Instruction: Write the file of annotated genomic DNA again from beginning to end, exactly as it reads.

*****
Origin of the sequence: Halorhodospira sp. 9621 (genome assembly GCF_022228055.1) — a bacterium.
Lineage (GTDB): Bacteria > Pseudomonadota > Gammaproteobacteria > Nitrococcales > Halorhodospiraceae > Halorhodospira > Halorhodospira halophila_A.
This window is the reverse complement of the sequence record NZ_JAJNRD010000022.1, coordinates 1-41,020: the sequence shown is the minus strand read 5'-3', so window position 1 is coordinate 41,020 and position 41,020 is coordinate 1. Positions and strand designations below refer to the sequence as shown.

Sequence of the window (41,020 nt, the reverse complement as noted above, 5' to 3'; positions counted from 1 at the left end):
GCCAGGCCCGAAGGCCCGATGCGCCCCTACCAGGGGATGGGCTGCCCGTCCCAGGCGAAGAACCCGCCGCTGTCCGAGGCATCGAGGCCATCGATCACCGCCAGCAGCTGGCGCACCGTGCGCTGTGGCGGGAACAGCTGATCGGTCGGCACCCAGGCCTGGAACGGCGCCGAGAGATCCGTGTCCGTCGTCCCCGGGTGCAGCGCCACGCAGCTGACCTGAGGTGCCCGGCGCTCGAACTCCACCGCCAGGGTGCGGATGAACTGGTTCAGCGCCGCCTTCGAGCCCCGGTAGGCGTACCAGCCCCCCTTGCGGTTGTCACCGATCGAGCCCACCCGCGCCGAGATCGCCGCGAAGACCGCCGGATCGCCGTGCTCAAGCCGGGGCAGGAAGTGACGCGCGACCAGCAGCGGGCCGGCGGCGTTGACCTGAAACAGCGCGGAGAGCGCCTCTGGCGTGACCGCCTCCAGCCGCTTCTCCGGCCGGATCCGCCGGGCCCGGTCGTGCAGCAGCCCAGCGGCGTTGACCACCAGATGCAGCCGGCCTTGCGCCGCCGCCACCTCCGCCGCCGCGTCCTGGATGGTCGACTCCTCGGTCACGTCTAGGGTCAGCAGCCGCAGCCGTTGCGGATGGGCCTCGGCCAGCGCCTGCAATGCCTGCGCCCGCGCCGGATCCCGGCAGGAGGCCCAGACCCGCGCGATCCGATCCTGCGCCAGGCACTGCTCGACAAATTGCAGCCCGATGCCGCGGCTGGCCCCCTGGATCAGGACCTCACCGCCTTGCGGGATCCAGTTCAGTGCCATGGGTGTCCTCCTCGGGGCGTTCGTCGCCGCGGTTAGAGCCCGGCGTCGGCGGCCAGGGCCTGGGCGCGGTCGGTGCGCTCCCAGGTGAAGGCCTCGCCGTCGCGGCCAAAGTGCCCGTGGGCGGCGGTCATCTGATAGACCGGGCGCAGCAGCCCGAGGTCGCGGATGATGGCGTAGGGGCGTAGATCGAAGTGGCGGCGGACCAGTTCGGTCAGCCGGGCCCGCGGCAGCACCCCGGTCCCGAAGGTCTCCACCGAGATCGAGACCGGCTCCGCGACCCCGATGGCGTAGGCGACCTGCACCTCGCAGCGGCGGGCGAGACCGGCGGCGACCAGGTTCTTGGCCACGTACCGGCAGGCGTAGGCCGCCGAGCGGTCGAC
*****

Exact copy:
Origin of the sequence: Halorhodospira sp. 9621 (genome assembly GCF_022228055.1) — a bacterium.
Lineage (GTDB): Bacteria > Pseudomonadota > Gammaproteobacteria > Nitrococcales > Halorhodospiraceae > Halorhodospira > Halorhodospira halophila_A.
This window is the reverse complement of the sequence record NZ_JAJNRD010000022.1, coordinates 1-41,020: the sequence shown is the minus strand read 5'-3', so window position 1 is coordinate 41,020 and position 41,020 is coordinate 1. Positions and strand designations below refer to the sequence as shown.

Sequence of the window (41,020 nt, the reverse complement as noted above, 5' to 3'; positions counted from 1 at the left end):
GCCAGGCCCGAAGGCCCGATGCGCCCCTACCAGGGGATGGGCTGCCCGTCCCAGGCGAAGAACCCGCCGCTGTCCGAGGCATCGAGGCCATCGATCACCGCCAGCAGCTGGCGCACCGTGCGCTGTGGCGGGAACAGCTGATCGGTCGGCACCCAGGCCTGGAACGGCGCCGAGAGATCCGTGTCCGTCGTCCCCGGGTGCAGCGCCACGCAGCTGACCTGAGGTGCCCGGCGCTCGAACTCCACCGCCAGGGTGCGGATGAACTGGTTCAGCGCCGCCTTCGAGCCCCGGTAGGCGTACCAGCCCCCCTTGCGGTTGTCACCGATCGAGCCCACCCGCGCCGAGATCGCCGCGAAGACCGCCGGATCGCCGTGCTCAAGCCGGGGCAGGAAGTGACGCGCGACCAGCAGCGGGCCGGCGGCGTTGACCTGAAACAGCGCGGAGAGCGCCTCTGGCGTGACCGCCTCCAGCCGCTTCTCCGGCCGGATCCGCCGGGCCCGGTCGTGCAGCAGCCCAGCGGCGTTGACCACCAGATGCAGCCGGCCTTGCGCCGCCGCCACCTCCGCCGCCGCGTCCTGGATGGTCGACTCCTCGGTCACGTCTAGGGTCAGCAGCCGCAGCCGTTGCGGATGGGCCTCGGCCAGCGCCTGCAATGCCTGCGCCCGCGCCGGATCCCGGCAGGAGGCCCAGACCCGCGCGATCCGATCCTGCGCCAGGCACTGCTCGACAAATTGCAGCCCGATGCCGCGGCTGGCCCCCTGGATCAGGACCTCACCGCCTTGCGGGATCCAGTTCAGTGCCATGGGTGTCCTCCTCGGGGCGTTCGTCGCCGCGGTTAGAGCCCGGCGTCGGCGGCCAGGGCCTGGGCGCGGTCGGTGCGCTCCCAGGTGAAGGCCTCGCCGTCGCGGCCAAAGTGCCCGTGGGCGGCGGTCATCTGATAGACCGGGCGCAGCAGCCCGAGGTCGCGGATGATGGCGTAGGGGCGTAGATCGAAGTGGCGGCGGACCAGTTCGGTCAGCCGGGCCCGCGGCAGCACCCCGGTCCCGAAGGTCTCCACCGAGATCGAGACCGGCTCCGCGACCCCGATGGCGTAGGCGACCTGCACCTCGCAGCGGCGGGCGAGACCGGCGGCGACCAGGTTCTTGGCCACGTACCGGCAGGCGTAGGCCGCCGAGCGGTCGAC